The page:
The U.S. is better off because of foreign direct investment. However, specific investments can raise security issues. Moreover, they can lead to public anxiety about security, and political opposition to foreign investment. Many security issues can be addressed through changes to the deals being negotiated; residual public anxiety can be addressed in part through a security-vetting process that inspires confidence.
"Marshall Jevons," over at the The Bayesian Heresy, reports that the World Bank has just released a country economic memorandum (CEM) on Mauritius: A New CEM on Mauritius (Feb 19, 2007). You can access it through his post.
This report was apparently finalized in May 2006, but its preface notes that it may already be somewhat out of date.
Of course, nothing is the last word for long. The FY 2006/2007 budget announced bold and sweeping reforms. In light of these, parts o f the CEM may already be out of date. Indeed, the budget measures curbing tax expenditures, reforming the pension system, simplifying business registration procedures and dismantling the EPZ went far beyond anything envisaged by the CEM. However, many o f the CEM’s ideas are still pertinent and in some areas such as education and science and technology policy, the agenda has not yet begun to be addressed.
Never have economic ideas found such resonance in a Mauritian Budget as in the one presented on June 9 by Finance Minister, Mr Sithanen, for fiscal year 2006-2007. Good Economics offers the right incentives, recognises the importance and limits of the State, realises the constraints, threats and possibilities of modern times. Bad Economics yields the wrong incentives, delves into ideological debates, attempts to perpetuate the rents and privileges associated with bygone eras. Good Economics has finally arrived....
Rahim's post goes into the budget in some detail.
Note: post revised Feb 21. Originally said "out of date" rather than "somewhat out of date." I didn't mean to imply that this wasn't a useful report.
House Ways and Means Committee leaders are developing legislation to (a) push the Administration to take a stronger line on Chinese subsidies, and (b) address allegations of currency manipulation for competitive advantage (Ways and Means is the key House committee dealing with trade). Gregg Hitt reports (House Leaders to Push Tariffs on China Exports, Wall Street Journal, Feb 15):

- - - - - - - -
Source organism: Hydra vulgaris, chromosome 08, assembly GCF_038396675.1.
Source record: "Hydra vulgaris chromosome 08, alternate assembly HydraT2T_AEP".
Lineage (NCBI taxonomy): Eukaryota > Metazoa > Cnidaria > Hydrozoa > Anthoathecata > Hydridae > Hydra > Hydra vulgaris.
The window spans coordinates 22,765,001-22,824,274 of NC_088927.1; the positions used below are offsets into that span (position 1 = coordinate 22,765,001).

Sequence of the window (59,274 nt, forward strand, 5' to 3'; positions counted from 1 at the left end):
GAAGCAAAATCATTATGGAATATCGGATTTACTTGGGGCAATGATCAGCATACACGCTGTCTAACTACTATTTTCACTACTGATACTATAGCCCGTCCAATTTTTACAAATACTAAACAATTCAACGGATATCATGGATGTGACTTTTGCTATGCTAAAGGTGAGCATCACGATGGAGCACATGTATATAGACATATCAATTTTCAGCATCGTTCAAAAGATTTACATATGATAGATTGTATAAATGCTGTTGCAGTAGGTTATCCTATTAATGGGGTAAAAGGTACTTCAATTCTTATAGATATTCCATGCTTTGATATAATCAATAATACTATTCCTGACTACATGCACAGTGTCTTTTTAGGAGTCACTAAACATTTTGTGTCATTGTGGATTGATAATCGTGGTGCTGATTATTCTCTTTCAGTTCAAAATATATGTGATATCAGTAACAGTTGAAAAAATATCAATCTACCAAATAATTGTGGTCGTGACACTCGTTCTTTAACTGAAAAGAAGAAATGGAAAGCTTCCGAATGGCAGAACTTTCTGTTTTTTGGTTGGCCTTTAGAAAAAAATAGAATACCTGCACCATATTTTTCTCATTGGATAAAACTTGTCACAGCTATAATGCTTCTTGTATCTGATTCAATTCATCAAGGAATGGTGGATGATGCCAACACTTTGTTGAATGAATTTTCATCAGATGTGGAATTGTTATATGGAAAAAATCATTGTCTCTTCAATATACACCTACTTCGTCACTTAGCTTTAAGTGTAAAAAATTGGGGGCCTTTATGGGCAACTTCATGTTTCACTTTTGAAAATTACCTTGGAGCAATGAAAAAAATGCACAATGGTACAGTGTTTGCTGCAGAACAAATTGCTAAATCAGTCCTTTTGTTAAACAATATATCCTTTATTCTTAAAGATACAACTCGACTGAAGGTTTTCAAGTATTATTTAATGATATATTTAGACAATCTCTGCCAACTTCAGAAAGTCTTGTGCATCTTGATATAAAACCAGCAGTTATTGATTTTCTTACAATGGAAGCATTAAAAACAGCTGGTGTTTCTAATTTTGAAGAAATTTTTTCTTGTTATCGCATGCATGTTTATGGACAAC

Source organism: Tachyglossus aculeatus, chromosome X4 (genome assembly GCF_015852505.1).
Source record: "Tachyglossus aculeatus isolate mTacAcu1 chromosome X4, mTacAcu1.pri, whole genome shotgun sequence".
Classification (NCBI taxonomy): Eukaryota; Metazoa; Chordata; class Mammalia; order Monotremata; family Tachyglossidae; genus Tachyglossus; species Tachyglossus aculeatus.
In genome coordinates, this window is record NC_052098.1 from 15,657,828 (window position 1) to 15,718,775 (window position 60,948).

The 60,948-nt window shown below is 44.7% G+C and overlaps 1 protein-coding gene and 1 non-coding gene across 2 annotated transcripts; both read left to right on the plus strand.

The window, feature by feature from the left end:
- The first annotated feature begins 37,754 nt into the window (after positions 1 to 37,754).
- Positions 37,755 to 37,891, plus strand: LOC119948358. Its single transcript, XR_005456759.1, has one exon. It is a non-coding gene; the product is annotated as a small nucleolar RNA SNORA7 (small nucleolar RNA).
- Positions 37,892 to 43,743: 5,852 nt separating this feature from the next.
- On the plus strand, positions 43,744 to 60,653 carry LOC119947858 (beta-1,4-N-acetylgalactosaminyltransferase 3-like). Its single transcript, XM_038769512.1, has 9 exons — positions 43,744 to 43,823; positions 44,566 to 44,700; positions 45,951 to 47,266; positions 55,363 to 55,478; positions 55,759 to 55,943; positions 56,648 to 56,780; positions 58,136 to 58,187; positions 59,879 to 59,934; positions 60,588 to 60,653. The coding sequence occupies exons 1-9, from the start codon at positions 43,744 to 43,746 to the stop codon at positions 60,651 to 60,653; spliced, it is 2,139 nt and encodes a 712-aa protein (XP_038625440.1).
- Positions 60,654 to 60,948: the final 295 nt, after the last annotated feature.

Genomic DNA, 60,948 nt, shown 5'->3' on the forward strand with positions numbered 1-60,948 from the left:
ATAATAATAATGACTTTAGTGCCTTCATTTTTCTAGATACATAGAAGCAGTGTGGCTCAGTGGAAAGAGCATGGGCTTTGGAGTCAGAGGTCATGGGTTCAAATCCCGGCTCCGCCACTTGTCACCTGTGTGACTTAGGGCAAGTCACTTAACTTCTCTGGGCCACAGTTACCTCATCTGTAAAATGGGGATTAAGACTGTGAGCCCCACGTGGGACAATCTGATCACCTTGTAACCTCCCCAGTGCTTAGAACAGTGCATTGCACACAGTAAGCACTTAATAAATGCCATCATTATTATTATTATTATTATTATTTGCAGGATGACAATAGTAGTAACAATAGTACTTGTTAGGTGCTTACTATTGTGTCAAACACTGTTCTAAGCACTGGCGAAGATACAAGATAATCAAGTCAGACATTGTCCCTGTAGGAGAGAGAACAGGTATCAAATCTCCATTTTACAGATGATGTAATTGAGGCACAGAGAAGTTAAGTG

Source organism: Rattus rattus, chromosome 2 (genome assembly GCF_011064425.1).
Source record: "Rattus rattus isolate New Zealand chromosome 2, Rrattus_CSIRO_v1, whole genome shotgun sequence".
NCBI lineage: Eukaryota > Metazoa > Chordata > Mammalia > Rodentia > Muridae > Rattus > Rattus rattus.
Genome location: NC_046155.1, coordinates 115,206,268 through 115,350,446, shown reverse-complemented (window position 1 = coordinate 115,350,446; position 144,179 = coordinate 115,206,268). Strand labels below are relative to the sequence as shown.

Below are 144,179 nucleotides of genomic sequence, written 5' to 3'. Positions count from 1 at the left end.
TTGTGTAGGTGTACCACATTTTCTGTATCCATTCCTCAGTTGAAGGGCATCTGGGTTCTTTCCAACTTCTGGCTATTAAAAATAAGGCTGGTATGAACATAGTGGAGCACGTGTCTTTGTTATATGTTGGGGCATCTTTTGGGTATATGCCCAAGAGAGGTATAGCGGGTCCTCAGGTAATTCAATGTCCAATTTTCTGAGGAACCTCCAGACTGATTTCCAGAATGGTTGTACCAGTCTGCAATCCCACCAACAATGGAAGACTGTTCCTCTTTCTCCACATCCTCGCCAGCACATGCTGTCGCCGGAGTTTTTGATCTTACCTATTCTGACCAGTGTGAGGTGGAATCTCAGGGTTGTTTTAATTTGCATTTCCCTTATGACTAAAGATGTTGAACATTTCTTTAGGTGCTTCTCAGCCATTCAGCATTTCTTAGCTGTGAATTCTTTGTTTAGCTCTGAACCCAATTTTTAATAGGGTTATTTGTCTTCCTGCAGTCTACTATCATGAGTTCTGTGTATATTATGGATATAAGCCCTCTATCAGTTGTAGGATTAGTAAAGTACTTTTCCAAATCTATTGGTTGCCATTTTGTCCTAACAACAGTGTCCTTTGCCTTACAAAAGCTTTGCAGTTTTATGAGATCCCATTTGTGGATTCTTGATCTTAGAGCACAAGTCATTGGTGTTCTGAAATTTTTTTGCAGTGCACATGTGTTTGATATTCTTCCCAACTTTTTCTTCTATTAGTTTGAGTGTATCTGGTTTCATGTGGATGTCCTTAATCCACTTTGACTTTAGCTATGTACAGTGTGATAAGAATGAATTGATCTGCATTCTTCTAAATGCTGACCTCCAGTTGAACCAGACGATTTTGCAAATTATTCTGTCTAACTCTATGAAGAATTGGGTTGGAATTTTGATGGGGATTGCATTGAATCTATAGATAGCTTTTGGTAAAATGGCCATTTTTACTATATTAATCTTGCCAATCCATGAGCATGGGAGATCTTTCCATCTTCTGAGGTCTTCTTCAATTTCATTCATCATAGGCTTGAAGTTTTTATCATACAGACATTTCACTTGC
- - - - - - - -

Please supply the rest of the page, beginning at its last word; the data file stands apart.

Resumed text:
On February 7, the House Financial Services Committee held hearings on the process the U.S. uses to review potential foreign direct investments (FDI) for security implications.
Here is the web page with links to testimony and Congressional statements: House Financial Services Committee: Committee on Foreign Investment in the United States (CFIUS), One Year After Dubai Ports World.
Yesterday, Greg Ip pointed to recent Administration efforts to highlight the importance of FDI to the U.S. economy (U.S. May Be Losing Its Appeal To Foreign Investors, Report Warns, Wall Street Jounal, February 12 - subscription required).
Ip specifically points to Chapter 8 in this year's Economic Report of the President (International Trade and Investment), and a speech by Deputy Treasury Secretary Robert M. Kimmitt in Frankfurt: On Open Investment: The Foundation of the German-American Economic Relationship (Feb 12).
Alaska's exports reached $4 billion last year, reports Bill White: Alaska 2006 exports could top $4 billion (Anchorage Daily News, Feb 6 - free registration required):
Seafood (~$2 billion), minerals, especially zinc (~$1 billion), energy a distant third, and fertilizer way behind.
Exports to China have quadrupled since 2001, topping $470 million last year through November, Wolf [Greg Wolf, Executive Director of the World Trade Center Alaska - Ben] said.
"China's economic rise and its voracious appetite for natural resources have been the predominant force influencing Alaska's export growth over the past five or six years," he said...
Japan got about 25 percent of the exports, based on value, followed by South Korea at 18 percent, China at 12 percent and Canada at 11 percent...
European countries getting Alaska products include Germany, Spain, the Netherlands, Switzerland and Belgium.
Doug Campbell examines anti-dumping for the Richmond Fed's Region Focus: Trade Wars (Spring, 2006). Campbell's paper is a nice overview, and uses an anti-dumping petition on wooden bedroom furniture for a case study. This industry has been hammered by foreign competition, but dumping doesn't appear to have been central to its problems.
Anti-dumping measures have been costly:
Rachel Dodes has a story in this weekend's Wall Street Journal about the impact of globalization on modeling wages: Strike a Pose, Count Your Pennies (Feb 3 - subscription required).
The supply of models to European and American markets is shifting out:
The Bush Administration released its proposals for the 2007 Farm Bill today: Bush Farm Proposal May Snag On Congressional Roadblocks (Greg Hitt, Wall Street Journal, Feb 1):